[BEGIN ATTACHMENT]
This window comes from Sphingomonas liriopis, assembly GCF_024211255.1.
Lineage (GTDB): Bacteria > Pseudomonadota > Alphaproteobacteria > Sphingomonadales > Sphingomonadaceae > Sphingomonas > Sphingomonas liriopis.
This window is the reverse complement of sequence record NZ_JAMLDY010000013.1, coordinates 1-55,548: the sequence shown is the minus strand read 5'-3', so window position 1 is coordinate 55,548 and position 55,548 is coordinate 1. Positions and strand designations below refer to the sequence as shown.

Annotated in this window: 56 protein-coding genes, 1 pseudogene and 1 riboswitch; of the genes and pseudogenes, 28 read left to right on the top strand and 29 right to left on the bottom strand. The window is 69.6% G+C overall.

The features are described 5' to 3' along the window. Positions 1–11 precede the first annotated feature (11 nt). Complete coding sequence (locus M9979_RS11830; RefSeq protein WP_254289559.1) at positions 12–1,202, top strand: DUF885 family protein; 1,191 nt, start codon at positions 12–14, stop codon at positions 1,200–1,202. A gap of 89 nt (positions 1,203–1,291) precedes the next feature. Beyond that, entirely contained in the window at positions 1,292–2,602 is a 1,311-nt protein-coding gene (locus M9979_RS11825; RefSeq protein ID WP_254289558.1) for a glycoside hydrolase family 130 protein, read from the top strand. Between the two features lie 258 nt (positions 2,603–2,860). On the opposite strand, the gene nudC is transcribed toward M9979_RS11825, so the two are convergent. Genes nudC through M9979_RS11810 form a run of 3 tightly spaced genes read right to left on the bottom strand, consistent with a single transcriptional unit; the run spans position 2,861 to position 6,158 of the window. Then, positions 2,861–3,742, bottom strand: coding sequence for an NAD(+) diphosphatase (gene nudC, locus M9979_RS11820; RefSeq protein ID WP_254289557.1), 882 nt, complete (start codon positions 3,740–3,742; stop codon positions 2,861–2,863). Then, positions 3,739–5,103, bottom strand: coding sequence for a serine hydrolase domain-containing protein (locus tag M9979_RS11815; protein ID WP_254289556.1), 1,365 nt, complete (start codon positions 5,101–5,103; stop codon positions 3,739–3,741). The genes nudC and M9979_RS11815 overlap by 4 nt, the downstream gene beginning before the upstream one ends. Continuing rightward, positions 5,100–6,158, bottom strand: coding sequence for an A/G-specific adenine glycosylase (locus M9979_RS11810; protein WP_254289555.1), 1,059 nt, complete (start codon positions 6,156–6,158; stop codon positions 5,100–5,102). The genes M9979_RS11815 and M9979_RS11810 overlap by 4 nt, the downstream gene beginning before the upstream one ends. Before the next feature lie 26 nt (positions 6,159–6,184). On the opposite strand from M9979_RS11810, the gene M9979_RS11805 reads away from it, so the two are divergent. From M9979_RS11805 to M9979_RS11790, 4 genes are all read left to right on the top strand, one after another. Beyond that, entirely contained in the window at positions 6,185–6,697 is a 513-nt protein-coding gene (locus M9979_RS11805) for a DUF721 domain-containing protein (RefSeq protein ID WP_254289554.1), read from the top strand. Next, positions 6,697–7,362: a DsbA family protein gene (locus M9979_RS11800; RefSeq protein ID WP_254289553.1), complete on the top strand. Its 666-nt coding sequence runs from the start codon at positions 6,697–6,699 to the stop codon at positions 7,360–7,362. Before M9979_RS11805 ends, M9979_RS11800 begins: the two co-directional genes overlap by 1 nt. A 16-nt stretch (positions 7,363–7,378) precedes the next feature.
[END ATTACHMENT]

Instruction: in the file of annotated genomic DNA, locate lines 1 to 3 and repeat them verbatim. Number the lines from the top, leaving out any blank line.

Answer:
This window comes from Sphingomonas liriopis, assembly GCF_024211255.1.
Lineage (GTDB): Bacteria > Pseudomonadota > Alphaproteobacteria > Sphingomonadales > Sphingomonadaceae > Sphingomonas > Sphingomonas liriopis.
This window is the reverse complement of sequence record NZ_JAMLDY010000013.1, coordinates 1-55,548: the sequence shown is the minus strand read 5'-3', so window position 1 is coordinate 55,548 and position 55,548 is coordinate 1. Positions and strand designations below refer to the sequence as shown.